There are some breeds that always draw “oohs” and “aahs” wherever they go. Nobody can resist the fairytale-esque facade of a Friesian or the metallic sheen of an Akhal Teke. It’s easy to fall in love with the quirky ears of a Marwari or to be head over heels for the curious coat of a Bashkir Curly. My area’s mostly made up of APHA and AQHA show horses, but there’s a pocket of wealth in my area that also brings some unique breeds through our local barns (and TrainerA/TrainerM’s program!).
When Ezhno moved out, the chances were slim that the stall next to Rags would be filled with a horse as stunning as its former occupant. Ezhno might not be a rare breed, but he is a rare coloration of Paint Horse.
Once Ezhno’s stall was empty it got stripped, had its rubber mats readjusted, and was re-bedded. I’ve always had a preference for that stall and it looked so nice that I ended up moving Raglan into it. It feels right to have Raglan occupying the space that Ezhno used to be in—plus I like having a gate that connects to the inside of the small barn (where his halter hangs) so that I don’t have to walk in the rain as much.
Rags doesn’t really care about the inside gate, but he was so pumped for a bed of fluffy new pellets.
His old stall got the same five star treatment—speaking of which, let me introduce Raglan’s new neighbor: Katrina, a six year old Gypsy Vanner mare who happens to be five months in foal!
Gypsy Vanners are a rare (and expensive) breed in the United States. They originate from the British Isles, where they were primarily used by the Roma to pull the carts they lived and traveled in. The base of the breed is considered to be a crop of colored Shire horses (which, ironically enough, were considered unfashionable at the time) that were cast off and ended up with Romani breeders. These Shire horses were then mingled with several different breeds, including the Welsh Cob (for their animated trot), the Dales Pony (a draft pony derived from the Shire/Clydesdale), and the Fell Pony (a working breed from the mountains/moorlands north of England). Because of the mixture of draft and pony influences, the Gypsy Vanner is a small, solidy-built horse that typically measures in between 14 and 15 hands.
The Gypsy Vanner is a relatively new breed. There was no stud book for them up until 1996, which makes the entire breed barely old enough to drink (and a year younger than me!). Despite that, they’re a hot commodity right now; in my area you’re getting a great deal if you can find a mare for less than five figures.
Funny how something nobody wanted turned into something that’s now so highly coveted.
Fun fact that I’ve learned since Katrina arrived: the mustache on a Gypsy Vanner is a desirable trait that makes the horse more valuable amongst breeders. Also, it’s super silly but cute.
It’s still a little weird to pull up to the barn and have a horse that isn’t Ezhno out there, but she and Raglan seem to be getting along well enough. Rags isn’t the most pleasant of neighbors. He can be aggressive, especially around food time, and sometimes his antics can be a little over the top (when I first brought him to KW, he spent five minutes out in his run bucking and kicking in place to protest fly season 😅). But the two of them seem to have come to some sort of accord.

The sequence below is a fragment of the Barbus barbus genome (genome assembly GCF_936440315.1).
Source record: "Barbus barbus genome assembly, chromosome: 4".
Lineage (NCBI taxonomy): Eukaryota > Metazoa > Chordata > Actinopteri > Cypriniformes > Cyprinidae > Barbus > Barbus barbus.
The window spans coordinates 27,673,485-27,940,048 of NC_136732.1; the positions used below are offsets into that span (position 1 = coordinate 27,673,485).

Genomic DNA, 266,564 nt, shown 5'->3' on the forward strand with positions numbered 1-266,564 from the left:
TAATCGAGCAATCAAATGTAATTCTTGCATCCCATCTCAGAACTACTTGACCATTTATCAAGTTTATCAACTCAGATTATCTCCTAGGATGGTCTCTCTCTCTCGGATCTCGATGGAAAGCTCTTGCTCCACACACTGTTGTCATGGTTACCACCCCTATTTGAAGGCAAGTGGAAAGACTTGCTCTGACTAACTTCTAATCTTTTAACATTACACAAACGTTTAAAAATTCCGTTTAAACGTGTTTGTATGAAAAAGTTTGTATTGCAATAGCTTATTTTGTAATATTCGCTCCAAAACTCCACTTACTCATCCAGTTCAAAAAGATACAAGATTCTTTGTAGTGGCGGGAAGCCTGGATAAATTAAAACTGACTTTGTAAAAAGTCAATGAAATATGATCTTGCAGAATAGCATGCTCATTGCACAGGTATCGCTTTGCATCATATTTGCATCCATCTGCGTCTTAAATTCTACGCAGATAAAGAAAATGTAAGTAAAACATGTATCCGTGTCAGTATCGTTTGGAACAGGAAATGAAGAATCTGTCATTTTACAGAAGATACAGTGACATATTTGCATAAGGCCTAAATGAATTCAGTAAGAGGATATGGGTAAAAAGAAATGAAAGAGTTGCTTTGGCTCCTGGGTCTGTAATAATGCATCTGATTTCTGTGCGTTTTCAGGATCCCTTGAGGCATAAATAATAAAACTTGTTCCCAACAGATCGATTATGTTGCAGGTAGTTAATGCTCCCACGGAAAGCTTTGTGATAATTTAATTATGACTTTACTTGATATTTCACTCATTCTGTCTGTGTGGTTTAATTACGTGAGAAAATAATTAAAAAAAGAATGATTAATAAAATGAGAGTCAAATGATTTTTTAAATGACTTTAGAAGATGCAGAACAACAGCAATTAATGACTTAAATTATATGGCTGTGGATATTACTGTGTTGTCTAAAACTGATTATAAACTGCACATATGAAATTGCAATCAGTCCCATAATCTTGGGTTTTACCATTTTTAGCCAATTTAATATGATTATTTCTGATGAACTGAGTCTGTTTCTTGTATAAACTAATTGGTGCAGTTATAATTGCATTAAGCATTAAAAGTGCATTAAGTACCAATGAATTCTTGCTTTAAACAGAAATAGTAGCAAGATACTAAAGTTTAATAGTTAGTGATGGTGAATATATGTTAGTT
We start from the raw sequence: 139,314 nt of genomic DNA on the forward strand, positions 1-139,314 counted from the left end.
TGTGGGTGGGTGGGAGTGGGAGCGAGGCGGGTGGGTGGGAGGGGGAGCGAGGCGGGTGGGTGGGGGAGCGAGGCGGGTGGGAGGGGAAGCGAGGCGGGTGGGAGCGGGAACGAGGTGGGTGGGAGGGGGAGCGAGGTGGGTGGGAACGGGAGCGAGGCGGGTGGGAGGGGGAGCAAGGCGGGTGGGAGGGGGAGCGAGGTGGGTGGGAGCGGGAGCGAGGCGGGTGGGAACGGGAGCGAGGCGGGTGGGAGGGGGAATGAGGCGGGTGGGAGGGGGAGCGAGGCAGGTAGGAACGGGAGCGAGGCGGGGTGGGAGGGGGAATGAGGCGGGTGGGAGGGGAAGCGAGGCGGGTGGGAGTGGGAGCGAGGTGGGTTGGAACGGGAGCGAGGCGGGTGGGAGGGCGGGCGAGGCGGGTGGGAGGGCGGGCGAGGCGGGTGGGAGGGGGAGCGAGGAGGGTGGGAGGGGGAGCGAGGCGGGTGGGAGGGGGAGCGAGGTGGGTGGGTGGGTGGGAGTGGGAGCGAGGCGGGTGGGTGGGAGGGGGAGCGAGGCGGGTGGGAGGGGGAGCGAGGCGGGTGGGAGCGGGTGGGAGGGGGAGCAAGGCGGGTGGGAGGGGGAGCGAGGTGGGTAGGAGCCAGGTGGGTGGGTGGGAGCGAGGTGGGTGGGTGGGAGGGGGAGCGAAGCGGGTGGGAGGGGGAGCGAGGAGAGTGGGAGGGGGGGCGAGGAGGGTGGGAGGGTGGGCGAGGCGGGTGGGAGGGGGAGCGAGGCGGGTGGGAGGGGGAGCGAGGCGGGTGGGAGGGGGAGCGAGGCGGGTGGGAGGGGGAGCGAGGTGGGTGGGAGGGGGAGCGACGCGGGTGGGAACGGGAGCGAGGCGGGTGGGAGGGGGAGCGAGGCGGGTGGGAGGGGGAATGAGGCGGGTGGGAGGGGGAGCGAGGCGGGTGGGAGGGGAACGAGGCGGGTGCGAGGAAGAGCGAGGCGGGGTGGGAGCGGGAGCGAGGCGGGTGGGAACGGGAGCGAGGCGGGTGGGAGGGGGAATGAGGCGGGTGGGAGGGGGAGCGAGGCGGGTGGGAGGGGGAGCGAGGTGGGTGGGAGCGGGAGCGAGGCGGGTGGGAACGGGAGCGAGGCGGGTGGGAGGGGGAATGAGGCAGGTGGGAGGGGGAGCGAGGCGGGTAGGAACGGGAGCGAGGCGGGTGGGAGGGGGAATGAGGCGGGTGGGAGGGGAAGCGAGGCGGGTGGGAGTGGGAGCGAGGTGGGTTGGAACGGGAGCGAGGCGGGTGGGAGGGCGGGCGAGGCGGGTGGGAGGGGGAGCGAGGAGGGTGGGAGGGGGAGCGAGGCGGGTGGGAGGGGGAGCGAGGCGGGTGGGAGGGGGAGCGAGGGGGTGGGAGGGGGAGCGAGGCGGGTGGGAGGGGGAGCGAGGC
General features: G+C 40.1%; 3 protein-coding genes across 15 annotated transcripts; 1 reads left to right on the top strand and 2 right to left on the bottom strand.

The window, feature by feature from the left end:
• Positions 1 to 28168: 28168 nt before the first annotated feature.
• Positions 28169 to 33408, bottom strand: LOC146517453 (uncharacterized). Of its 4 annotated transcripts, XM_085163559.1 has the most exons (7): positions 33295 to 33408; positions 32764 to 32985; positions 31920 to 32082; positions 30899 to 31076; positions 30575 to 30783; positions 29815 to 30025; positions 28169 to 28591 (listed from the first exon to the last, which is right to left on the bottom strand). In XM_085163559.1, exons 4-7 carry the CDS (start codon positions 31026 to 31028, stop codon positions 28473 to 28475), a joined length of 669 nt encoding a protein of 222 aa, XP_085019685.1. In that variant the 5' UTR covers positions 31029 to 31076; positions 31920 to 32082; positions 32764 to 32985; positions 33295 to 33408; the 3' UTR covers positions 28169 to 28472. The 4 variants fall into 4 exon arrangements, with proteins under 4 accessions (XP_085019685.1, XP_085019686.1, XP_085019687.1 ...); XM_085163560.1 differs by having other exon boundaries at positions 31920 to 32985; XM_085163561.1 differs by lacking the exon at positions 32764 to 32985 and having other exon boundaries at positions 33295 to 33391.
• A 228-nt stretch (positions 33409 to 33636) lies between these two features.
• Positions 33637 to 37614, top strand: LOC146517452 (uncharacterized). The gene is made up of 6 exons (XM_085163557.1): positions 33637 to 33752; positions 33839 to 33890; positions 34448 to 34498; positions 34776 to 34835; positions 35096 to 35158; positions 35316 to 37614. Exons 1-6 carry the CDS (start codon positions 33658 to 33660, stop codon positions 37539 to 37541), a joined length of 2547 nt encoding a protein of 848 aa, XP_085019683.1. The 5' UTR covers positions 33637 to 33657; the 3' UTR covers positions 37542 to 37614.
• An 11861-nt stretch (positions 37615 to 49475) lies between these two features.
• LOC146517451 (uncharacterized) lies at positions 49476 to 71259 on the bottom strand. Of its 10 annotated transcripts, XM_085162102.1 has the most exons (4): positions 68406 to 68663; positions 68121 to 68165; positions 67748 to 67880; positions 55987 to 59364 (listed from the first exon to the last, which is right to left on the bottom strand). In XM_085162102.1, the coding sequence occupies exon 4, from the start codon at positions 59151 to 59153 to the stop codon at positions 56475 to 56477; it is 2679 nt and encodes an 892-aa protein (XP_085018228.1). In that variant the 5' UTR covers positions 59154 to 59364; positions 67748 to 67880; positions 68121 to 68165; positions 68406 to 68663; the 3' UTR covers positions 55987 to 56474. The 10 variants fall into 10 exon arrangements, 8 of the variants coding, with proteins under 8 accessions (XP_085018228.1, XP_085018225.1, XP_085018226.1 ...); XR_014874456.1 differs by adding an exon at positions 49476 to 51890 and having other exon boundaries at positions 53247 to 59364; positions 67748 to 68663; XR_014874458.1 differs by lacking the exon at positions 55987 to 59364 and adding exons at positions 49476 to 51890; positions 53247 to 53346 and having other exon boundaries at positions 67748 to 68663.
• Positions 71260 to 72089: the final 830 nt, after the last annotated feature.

I cried when I first came to the realization that Ezhno and I were no longer a good fit for each other. Then I cried again when I actually started the process of trying to sell him. I cried when I went into his stall, I cried in the middle of the night when I should have been sleeping, and I cried every time I got into the saddle because I wondered if it would be my last ride on Ezhno. It was sad—I was sad.
When I got on him for our last ride on Tuesday, I was still sad—but in the small, wistful way that one might feel when a good friend tells you they’re moving abroad for a year; you’ll miss them, but you know it’s going to be a great adventure and that you’ll see them again someday.
The hardest part didn’t come until after the trailer pulled away on Wednesday morning. The emptiness that he left behind made me feel lonely. I stood next to my car for a long time, just staring at the run that Ezhno used to stand in. I wondered if he thought I had sold him to another family—we tell ourselves not to anthropomorphize our horses, but sometimes it’s hard to resist the urge to place ourselves in their shoes.
There are a lot of small signs that Ezhno is gone. His halter’s missing. His bridle’s gone. His tub of blankets isn’t taking up space next to my tack box. The rack where my western show saddle used to be is empty.
But I’m glad I didn’t sell him, because even though it makes me sad to see so many blank spots that he used to occupy, I know that someday we’ll come back together again—even if that might be five, ten, fifteen years out. He’s a good horse and I want to make sure that life’s always as good to him as he was to me.
Speaking of him being good, here’s video of Ez being a saint during our last ride. 😇